It’s a promise we’ve all heard before. Web hosting companies all over are offering “unlimited” hosting for mere dollars per month.
On the surface, it seems like a great deal. For a low monthly price you get to stop worrying about bandwidth and server space caps and focus on running your site. You can host as many domains, get as much traffic and store as many files as you want.
However, unlimited hosting is much more myth than reality. It just means that the host doesn’t place “hard” caps on storage and transfer and instead has replaced it with soft ones that could come back to bite you at almost any time.
Fortunately, it is a relatively avoidable pitfall if one is willing to be realistic about the limitations of such hosting and take precautions to avoid abusing it.
Though unlimited hosting is a tempting offer for a variety of reasons, it is an offer that we should be able to recognize as somewhat misleading right off the bat. After all, if unlimited hosting truly were unlimited, then Google, Microsoft and other companies could save millions on datacenters and just spend a few dollars per month at a regular host.
The truth about unlimited hosting is that it is indeed very limited. If you read the fine print on any unlimited contract, you’ll find that a variety of restrictions are placed on the account, including, in many cases, bans on providing streaming media, image hosting or other bandwidth/storage-intense activities.
Even if there are no such caps, the host always has a clause in their TOS that allows them to disconnect, temporarily or even permanently, those who use too much resources and cause problems for other accounts on the same server or network.
In short, your use of the server is only “unlimited” as long as it doesn’t cause a problem and, if it does, you may find that your site goes dark.
The danger of unlimited hosting is illustrated very well by what recently happened to the Frogpants podcast network. The network, which was hosted on an unlimited account at Bluehost, went dark for a day after Bluehost cut their account for using too much of their resources.
While it was poorly handled by Bluehost, they should have offered warning before cutting the account, it illustrates the problem. The network, which includes several very popular podcasts, simply used up more of the host’s resources than they could afford to provide with the account that they were using and their host shut down the sites.
Frogpants was able to recover quickly, after being offered hosting at a different company and given the chance to recover its files, but it was down for over a day and other sites are not so lucky. Many sites that suffer sudden terminations aren’t given adequate opportunity to move and don’t have another company waiting to scoop them up.
Without adequate backups, this can be a very deadly pitfall for a blog and one that is well worth avoiding.
How to Avoid It
Avoiding this pitfall completely may seem to be fairly simple, but it really isn’t. This is especially true considering that most shared web hosts offer unlimited hosting as their primary account type and most low-end hosting accounts claim to be unlimited.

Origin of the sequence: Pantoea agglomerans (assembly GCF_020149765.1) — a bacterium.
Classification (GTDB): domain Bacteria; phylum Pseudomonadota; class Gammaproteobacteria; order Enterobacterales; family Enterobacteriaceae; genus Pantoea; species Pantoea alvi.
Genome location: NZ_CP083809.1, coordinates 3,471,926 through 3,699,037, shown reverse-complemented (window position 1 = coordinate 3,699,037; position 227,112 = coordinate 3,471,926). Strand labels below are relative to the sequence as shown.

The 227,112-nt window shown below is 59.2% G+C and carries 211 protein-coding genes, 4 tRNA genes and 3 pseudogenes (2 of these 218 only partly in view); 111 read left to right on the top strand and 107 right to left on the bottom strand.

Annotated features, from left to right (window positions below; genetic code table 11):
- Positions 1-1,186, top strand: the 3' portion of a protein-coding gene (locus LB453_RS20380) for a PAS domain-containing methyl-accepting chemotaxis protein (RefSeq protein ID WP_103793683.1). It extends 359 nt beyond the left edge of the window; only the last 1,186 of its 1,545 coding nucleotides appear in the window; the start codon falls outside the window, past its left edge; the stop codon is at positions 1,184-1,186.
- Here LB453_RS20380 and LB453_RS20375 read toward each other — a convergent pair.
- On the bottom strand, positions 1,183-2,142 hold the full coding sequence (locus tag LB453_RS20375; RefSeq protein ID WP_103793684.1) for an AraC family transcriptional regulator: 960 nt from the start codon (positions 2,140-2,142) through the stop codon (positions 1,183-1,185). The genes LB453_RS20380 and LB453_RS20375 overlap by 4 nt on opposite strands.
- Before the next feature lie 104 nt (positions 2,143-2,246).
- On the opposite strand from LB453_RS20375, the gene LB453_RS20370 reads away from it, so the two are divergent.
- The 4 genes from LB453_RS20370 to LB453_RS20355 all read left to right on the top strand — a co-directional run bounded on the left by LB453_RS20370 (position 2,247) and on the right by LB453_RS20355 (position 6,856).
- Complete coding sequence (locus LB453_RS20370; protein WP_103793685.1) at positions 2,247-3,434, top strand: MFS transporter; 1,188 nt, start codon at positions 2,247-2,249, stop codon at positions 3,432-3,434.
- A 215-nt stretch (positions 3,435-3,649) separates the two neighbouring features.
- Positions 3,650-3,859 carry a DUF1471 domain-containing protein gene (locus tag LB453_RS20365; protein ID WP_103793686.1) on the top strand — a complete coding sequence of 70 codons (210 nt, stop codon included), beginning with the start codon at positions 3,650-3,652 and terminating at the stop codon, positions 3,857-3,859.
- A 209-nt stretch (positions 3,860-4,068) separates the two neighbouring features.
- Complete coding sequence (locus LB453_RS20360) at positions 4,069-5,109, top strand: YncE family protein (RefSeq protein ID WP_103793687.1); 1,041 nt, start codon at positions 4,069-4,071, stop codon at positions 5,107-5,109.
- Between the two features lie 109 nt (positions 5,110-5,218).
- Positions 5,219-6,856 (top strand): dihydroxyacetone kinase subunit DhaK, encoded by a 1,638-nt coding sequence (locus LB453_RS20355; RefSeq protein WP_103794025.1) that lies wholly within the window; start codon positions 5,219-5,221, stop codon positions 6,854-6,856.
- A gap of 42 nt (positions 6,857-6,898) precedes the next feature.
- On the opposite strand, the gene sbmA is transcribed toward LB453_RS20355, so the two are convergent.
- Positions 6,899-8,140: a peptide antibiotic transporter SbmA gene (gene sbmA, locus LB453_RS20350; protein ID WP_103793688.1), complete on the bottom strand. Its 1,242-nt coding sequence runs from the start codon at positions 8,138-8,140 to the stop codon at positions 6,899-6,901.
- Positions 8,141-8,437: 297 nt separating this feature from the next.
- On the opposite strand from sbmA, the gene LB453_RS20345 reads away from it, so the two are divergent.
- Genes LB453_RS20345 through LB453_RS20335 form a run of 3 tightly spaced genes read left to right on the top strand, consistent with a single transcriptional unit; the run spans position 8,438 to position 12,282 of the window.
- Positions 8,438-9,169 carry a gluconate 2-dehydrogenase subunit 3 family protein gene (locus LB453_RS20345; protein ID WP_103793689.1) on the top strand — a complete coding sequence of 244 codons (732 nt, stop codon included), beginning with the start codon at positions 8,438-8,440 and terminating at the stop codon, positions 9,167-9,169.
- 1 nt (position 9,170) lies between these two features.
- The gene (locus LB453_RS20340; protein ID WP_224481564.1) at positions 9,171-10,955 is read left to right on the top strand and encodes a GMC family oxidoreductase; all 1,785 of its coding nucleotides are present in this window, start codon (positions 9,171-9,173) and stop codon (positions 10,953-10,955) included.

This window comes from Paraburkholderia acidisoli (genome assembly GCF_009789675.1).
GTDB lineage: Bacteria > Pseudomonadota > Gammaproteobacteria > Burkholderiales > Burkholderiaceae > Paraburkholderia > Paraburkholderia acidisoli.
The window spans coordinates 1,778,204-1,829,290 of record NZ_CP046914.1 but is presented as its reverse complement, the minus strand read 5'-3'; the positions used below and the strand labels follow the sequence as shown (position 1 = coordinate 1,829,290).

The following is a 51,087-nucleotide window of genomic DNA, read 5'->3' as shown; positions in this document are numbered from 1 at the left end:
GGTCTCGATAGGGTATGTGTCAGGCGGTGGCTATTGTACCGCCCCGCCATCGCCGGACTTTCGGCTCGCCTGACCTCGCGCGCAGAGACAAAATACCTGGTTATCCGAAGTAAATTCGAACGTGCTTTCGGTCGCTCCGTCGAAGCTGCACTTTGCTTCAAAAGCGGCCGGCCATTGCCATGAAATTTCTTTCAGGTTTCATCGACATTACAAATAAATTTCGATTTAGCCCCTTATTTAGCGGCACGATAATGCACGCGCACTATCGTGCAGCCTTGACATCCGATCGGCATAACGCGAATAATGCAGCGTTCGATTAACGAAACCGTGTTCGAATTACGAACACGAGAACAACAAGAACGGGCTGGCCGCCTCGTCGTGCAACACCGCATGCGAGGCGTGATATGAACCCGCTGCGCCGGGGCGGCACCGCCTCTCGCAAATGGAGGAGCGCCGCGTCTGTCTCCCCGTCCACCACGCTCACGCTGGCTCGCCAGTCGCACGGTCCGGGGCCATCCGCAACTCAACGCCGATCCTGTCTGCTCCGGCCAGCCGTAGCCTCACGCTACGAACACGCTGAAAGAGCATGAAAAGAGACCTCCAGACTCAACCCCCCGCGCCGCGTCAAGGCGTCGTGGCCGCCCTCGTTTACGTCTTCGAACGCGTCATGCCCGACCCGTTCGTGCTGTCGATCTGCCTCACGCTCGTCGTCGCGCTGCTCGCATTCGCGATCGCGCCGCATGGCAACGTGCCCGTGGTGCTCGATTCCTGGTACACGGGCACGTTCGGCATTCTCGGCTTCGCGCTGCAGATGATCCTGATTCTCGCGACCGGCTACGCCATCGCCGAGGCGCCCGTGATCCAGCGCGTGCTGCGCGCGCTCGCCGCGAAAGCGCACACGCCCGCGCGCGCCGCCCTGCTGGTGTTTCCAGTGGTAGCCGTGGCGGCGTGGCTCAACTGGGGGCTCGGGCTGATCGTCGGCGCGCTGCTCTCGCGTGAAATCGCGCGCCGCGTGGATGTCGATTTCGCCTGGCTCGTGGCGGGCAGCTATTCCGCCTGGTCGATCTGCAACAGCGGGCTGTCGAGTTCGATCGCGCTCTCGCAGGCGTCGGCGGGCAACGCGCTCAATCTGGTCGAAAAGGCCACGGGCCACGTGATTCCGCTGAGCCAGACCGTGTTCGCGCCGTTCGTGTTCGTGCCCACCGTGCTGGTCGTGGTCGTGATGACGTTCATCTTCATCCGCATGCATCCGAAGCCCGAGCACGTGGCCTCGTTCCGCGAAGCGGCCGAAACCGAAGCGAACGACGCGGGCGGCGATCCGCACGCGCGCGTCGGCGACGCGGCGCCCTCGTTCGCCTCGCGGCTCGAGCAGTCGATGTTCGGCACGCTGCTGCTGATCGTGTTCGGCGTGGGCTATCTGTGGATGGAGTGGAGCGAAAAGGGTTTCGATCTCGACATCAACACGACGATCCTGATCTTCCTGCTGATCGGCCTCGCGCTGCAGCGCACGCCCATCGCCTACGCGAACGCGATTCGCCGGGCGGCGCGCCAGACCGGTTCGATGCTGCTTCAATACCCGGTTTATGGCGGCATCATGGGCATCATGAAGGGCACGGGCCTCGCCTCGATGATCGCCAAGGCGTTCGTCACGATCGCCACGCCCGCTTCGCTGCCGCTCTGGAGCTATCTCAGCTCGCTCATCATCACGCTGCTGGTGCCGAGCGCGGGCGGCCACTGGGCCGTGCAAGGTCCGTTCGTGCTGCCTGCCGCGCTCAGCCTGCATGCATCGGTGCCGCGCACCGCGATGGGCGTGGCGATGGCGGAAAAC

That being said, there are several things you can do to avoid this problem and having your account disconnected:
- Avoid “Unlimited Hosting: This one seems simple enough, find a service with a hard cap and stick with it. The limits might be lower than with an unlimited host, but at least you can be sure what the limits are.
- Read the TOS Carefully: If you do choose or have to use an unlimited host, read the TOS carefully. Most likely, the terms place a limit on what you can and can not do with your account dealing with media streaming, image hosting and FTP access.
- Don’t Host Media: Media, including both audio and video, are the biggest bandwidth and space hogs on a server. You can use other services, such as YouTube and Talkshoe, to offload your media content and make your site much more lean.
- Be Realistic: If your site grows beyond what one would expect to be a typical use for that level of a hosting account, upgrade to a larger account. Not only will it prevent a possible termination, but also make your site faster.
- Warn of Traffic Spikes: If you get warning of a traffic spike, such as a story making its way to the front page of Digg, warn your host so they can prepare. They may be able to move your site to a lower congestion part of the network or a server with smaller load. That way, you won’t create problems and you will be working with them to resolve issues.
To be clear, this is actually a separate issue from the downtime many sites see when they are hit with a traffic spike. Hosts often temporarily disable accounts or individual sites during such spikes as their memory and CPU usage reaches dangerous levels. This is almost unavoidable on shared hosting accounts.
Unfortunately, these steps won’t do much to mitigate against those temporary outages but will go to great lengths to mitigate against the far less common, though far more worrisome, account closures that often happen when an unlimited account is overused.
In the end, account terminations due to overuse of “unlimited” hosting plans are actually rare. Only a small number of accounts will see any kind of action taken against them and most of the time the response is much more tame than termination.
That being said though, it does happen and it is worth addressing since most of the steps are simply good hosting practices on any account.
In short, if you are smart about your hosting- you should work with a reputable provider and managed data center service, you will most likely find that it will serve you well. Try to get more than your money’s worth out and you will probably be facing an unplanned outage in the near future. Likely an extended one.